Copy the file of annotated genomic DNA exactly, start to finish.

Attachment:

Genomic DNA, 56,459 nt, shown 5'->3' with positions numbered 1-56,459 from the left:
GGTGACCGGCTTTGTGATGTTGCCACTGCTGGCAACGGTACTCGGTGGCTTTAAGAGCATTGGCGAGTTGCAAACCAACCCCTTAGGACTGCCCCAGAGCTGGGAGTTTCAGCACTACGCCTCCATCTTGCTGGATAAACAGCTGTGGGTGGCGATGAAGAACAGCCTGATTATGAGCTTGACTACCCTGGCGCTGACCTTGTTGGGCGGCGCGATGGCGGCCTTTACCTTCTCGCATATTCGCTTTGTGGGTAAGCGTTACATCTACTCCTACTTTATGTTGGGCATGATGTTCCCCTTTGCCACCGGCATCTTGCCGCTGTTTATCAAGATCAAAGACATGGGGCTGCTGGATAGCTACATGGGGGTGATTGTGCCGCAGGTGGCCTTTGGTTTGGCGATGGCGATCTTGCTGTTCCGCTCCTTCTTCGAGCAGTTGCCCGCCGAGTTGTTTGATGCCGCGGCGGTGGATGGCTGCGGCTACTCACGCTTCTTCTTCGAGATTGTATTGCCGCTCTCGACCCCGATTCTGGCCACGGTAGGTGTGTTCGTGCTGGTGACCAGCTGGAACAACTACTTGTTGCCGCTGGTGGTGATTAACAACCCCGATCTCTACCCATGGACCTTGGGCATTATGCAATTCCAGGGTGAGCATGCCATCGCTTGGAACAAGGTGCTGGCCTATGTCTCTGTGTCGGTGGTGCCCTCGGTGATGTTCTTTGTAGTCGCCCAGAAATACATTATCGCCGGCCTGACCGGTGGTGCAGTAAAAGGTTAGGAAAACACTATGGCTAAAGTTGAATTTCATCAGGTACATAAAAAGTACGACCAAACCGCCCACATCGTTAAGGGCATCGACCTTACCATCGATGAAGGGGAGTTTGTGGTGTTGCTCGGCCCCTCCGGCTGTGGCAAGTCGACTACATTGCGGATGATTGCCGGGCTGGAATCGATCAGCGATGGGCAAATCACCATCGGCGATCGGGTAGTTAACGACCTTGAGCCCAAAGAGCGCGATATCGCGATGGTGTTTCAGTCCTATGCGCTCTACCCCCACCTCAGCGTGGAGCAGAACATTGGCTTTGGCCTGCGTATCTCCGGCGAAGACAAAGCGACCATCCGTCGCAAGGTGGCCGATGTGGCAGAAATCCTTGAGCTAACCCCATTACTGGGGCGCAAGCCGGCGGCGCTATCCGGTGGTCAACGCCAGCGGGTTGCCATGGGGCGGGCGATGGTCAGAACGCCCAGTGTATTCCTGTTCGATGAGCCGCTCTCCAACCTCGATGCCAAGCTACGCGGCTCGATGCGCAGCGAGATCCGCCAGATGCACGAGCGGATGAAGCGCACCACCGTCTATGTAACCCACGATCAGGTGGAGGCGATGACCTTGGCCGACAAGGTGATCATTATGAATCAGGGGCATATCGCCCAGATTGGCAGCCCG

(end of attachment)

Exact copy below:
Genomic DNA, 56,459 nt, shown 5'->3' with positions numbered 1-56,459 from the left:
GGTGACCGGCTTTGTGATGTTGCCACTGCTGGCAACGGTACTCGGTGGCTTTAAGAGCATTGGCGAGTTGCAAACCAACCCCTTAGGACTGCCCCAGAGCTGGGAGTTTCAGCACTACGCCTCCATCTTGCTGGATAAACAGCTGTGGGTGGCGATGAAGAACAGCCTGATTATGAGCTTGACTACCCTGGCGCTGACCTTGTTGGGCGGCGCGATGGCGGCCTTTACCTTCTCGCATATTCGCTTTGTGGGTAAGCGTTACATCTACTCCTACTTTATGTTGGGCATGATGTTCCCCTTTGCCACCGGCATCTTGCCGCTGTTTATCAAGATCAAAGACATGGGGCTGCTGGATAGCTACATGGGGGTGATTGTGCCGCAGGTGGCCTTTGGTTTGGCGATGGCGATCTTGCTGTTCCGCTCCTTCTTCGAGCAGTTGCCCGCCGAGTTGTTTGATGCCGCGGCGGTGGATGGCTGCGGCTACTCACGCTTCTTCTTCGAGATTGTATTGCCGCTCTCGACCCCGATTCTGGCCACGGTAGGTGTGTTCGTGCTGGTGACCAGCTGGAACAACTACTTGTTGCCGCTGGTGGTGATTAACAACCCCGATCTCTACCCATGGACCTTGGGCATTATGCAATTCCAGGGTGAGCATGCCATCGCTTGGAACAAGGTGCTGGCCTATGTCTCTGTGTCGGTGGTGCCCTCGGTGATGTTCTTTGTAGTCGCCCAGAAATACATTATCGCCGGCCTGACCGGTGGTGCAGTAAAAGGTTAGGAAAACACTATGGCTAAAGTTGAATTTCATCAGGTACATAAAAAGTACGACCAAACCGCCCACATCGTTAAGGGCATCGACCTTACCATCGATGAAGGGGAGTTTGTGGTGTTGCTCGGCCCCTCCGGCTGTGGCAAGTCGACTACATTGCGGATGATTGCCGGGCTGGAATCGATCAGCGATGGGCAAATCACCATCGGCGATCGGGTAGTTAACGACCTTGAGCCCAAAGAGCGCGATATCGCGATGGTGTTTCAGTCCTATGCGCTCTACCCCCACCTCAGCGTGGAGCAGAACATTGGCTTTGGCCTGCGTATCTCCGGCGAAGACAAAGCGACCATCCGTCGCAAGGTGGCCGATGTGGCAGAAATCCTTGAGCTAACCCCATTACTGGGGCGCAAGCCGGCGGCGCTATCCGGTGGTCAACGCCAGCGGGTTGCCATGGGGCGGGCGATGGTCAGAACGCCCAGTGTATTCCTGTTCGATGAGCCGCTCTCCAACCTCGATGCCAAGCTACGCGGCTCGATGCGCAGCGAGATCCGCCAGATGCACGAGCGGATGAAGCGCACCACCGTCTATGTAACCCACGATCAGGTGGAGGCGATGACCTTGGCCGACAAGGTGATCATTATGAATCAGGGGCATATCGCCCAGATTGGCAGCCCG